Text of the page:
The first day pubs and restaurants in England reopened coincided with atrocious weather, but the Brits weren’t going to let snow get in the way of alfresco drinking.
Nothing was going to get between thirsty Brits and a pint or a meal after four months of lockdown – not even driving rain or snow flurries.
On Monday, shops, gyms and outdoor dining areas in pubs and restaurants reopened across England following a dramatic fall in coronavirus cases.
Pubs in the other parts of the UK – Northern Ireland, Scotland and Wales – will reopen their gardens for outdoor drinking over the coming weeks.
Unfortunately for those in England eager for a big glass of warm ale, the weather had other ideas.
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Despite the assumption by some that Britain is always on the cool side, the cold snap that swept across the islands this week has been very much out of the ordinary.
The Met Office, the UK’s meteorological agency, said “unusually chilly air” from the Arctic was streaming towards the UK which would see temperatures plummet to -8C in some areas, just a few weeks out from summer.
London peaked at just 9C on Monday, the first day people could drink socially again. Overnight it dropped below freezing in the capital.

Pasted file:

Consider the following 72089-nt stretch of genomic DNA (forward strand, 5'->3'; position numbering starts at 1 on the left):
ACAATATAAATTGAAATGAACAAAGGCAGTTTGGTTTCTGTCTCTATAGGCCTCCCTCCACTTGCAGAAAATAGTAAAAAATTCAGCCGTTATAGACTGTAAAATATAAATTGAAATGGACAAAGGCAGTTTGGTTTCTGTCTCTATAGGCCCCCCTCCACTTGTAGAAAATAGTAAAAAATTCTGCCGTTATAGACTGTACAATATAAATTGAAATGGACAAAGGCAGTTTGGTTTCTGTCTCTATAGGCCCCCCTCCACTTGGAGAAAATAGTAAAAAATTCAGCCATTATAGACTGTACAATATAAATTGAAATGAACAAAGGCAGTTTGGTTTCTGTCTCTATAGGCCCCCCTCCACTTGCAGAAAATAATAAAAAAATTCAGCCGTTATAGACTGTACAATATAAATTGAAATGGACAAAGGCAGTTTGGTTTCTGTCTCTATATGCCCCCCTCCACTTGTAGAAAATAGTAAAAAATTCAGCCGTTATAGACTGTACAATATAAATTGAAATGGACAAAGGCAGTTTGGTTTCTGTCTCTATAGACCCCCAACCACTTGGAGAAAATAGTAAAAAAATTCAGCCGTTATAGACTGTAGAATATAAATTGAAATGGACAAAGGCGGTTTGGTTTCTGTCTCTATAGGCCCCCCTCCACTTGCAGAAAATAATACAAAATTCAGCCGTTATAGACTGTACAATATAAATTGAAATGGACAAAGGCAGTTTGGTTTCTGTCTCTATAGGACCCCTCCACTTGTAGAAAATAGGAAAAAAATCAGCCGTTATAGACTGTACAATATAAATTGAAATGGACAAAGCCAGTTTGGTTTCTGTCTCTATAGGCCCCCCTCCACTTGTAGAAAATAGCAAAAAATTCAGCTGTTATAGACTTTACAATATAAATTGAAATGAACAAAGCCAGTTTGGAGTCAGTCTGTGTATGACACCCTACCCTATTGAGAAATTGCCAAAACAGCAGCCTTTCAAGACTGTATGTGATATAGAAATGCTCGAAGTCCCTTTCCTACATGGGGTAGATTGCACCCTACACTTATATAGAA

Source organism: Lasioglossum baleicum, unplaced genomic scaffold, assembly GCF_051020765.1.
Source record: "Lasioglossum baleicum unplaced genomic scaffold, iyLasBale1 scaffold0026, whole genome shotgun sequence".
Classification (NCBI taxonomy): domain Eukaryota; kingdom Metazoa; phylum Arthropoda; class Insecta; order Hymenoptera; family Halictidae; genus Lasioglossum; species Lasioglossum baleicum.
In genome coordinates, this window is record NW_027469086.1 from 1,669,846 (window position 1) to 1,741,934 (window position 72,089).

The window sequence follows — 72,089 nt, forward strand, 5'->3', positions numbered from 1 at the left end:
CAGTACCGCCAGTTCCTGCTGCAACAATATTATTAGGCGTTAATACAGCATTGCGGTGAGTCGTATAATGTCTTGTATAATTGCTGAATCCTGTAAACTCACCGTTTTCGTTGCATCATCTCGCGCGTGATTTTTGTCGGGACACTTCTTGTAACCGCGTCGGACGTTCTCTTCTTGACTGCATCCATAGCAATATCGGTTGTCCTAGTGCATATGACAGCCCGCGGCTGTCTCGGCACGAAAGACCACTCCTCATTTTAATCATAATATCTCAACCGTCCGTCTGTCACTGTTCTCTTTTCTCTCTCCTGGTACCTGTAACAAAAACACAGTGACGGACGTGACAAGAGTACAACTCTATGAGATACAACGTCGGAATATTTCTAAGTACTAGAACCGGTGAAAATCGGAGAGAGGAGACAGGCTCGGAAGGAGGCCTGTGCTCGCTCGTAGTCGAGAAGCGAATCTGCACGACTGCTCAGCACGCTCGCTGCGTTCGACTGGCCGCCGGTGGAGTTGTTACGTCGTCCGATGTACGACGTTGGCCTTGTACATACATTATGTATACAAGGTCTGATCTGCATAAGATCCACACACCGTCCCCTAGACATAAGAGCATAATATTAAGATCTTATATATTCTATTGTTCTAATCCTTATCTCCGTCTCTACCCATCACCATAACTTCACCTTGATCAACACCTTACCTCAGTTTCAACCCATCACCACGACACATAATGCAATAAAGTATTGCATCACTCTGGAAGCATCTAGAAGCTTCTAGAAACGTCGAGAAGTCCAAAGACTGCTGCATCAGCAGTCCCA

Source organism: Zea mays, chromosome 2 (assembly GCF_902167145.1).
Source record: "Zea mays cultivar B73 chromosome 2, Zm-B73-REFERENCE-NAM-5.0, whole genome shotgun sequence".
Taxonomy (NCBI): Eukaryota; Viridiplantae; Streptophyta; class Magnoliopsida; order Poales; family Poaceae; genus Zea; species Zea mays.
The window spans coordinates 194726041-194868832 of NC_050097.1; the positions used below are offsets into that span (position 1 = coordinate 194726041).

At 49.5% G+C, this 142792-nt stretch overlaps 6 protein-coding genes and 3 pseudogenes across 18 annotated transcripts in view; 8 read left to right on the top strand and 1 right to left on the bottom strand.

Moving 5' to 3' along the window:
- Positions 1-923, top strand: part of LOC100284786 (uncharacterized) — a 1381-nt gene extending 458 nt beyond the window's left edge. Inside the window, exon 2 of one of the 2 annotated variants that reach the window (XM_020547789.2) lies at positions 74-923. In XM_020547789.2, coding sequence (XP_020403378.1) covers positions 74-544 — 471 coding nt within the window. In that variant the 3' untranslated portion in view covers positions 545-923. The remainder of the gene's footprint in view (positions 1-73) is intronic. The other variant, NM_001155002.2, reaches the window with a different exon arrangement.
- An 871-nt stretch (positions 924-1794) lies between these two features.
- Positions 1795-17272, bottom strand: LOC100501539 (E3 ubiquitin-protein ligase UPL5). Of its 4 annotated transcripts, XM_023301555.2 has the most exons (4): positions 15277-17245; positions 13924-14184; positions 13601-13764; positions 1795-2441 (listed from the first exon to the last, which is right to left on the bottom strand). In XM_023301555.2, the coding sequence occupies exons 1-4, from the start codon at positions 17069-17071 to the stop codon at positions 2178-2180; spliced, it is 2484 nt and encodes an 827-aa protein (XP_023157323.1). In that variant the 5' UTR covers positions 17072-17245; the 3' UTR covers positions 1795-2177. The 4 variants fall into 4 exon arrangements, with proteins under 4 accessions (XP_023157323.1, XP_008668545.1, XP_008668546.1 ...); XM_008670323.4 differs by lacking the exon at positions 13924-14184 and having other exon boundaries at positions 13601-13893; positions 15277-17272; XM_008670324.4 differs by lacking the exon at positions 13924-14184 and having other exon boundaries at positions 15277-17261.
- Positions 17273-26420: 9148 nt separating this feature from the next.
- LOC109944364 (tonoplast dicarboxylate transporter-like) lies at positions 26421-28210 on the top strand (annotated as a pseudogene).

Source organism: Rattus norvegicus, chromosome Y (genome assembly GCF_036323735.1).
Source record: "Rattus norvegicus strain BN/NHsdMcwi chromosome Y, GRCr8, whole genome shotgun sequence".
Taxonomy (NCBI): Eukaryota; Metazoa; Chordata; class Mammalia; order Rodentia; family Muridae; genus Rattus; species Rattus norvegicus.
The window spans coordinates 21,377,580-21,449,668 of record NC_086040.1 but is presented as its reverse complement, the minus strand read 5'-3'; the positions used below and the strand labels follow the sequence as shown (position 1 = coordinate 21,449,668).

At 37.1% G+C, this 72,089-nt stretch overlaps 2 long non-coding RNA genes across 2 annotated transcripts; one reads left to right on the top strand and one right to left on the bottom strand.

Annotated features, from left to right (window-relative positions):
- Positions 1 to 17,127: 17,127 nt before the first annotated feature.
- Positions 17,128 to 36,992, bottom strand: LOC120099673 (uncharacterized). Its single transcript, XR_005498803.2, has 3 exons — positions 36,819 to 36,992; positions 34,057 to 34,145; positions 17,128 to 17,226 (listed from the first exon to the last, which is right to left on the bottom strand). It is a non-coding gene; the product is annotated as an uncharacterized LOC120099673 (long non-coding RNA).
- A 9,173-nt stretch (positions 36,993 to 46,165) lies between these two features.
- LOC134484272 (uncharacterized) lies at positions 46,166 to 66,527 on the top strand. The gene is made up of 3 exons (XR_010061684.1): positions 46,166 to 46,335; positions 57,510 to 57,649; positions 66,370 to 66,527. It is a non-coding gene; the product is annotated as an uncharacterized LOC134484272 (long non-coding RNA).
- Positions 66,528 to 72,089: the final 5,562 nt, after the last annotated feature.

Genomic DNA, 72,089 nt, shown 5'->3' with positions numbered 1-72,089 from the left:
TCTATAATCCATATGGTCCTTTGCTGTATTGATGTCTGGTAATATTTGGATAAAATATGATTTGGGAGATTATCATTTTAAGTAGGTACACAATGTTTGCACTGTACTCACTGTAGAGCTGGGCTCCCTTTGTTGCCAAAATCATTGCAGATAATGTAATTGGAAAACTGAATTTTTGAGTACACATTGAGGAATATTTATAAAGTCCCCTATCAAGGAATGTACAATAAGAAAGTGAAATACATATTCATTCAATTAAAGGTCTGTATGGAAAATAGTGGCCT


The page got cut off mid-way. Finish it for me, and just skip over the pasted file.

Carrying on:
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Flurries of snow were experienced across the south east of England in counties including Berkshire and Kent as well as London.
Nonetheless people happily munched on alfresco kebabs in Surrey as the white stuff fell all around them and took their umbrellas to beer gardens in Hampshire.
UK newspaper The Times spoke to customers drinking lager in the cold morning air at the Royal Victoria Pavilion in Ramsgate, Kent.
Pippa Ingram was in one of England’s biggest beer gardens. “Absolutely delicious,” she said. “It’s not going to last long at all.”
The UK has been one of the nations hit hardest by COVID-19 with 4.3 million cases and 127,000 deaths attributed to the virus.
At the peak in early January, the UK recorded 68,000 infections in a single day. It’s now regularly seeing below 3000. While that number might send much of Australia into lockdown, in Britain it’s low enough to see lockdown restrictions ease.
Britain’s confidence has been bolstered by its success in rolling out vaccines. Close to 40 million shots have been administered with more than half the population having got at least one jab which provides a level of protection. Around 12 per cent of people have been fully vaccinated.
However, an outbreak of a more vaccine resistant strain of COVID-19, first found in South Africa, in parts of south London has led to “surge testing” to be introduced.
Authorities have urged locals surged to get swabbed and use using home testing kits to try to contain any spread.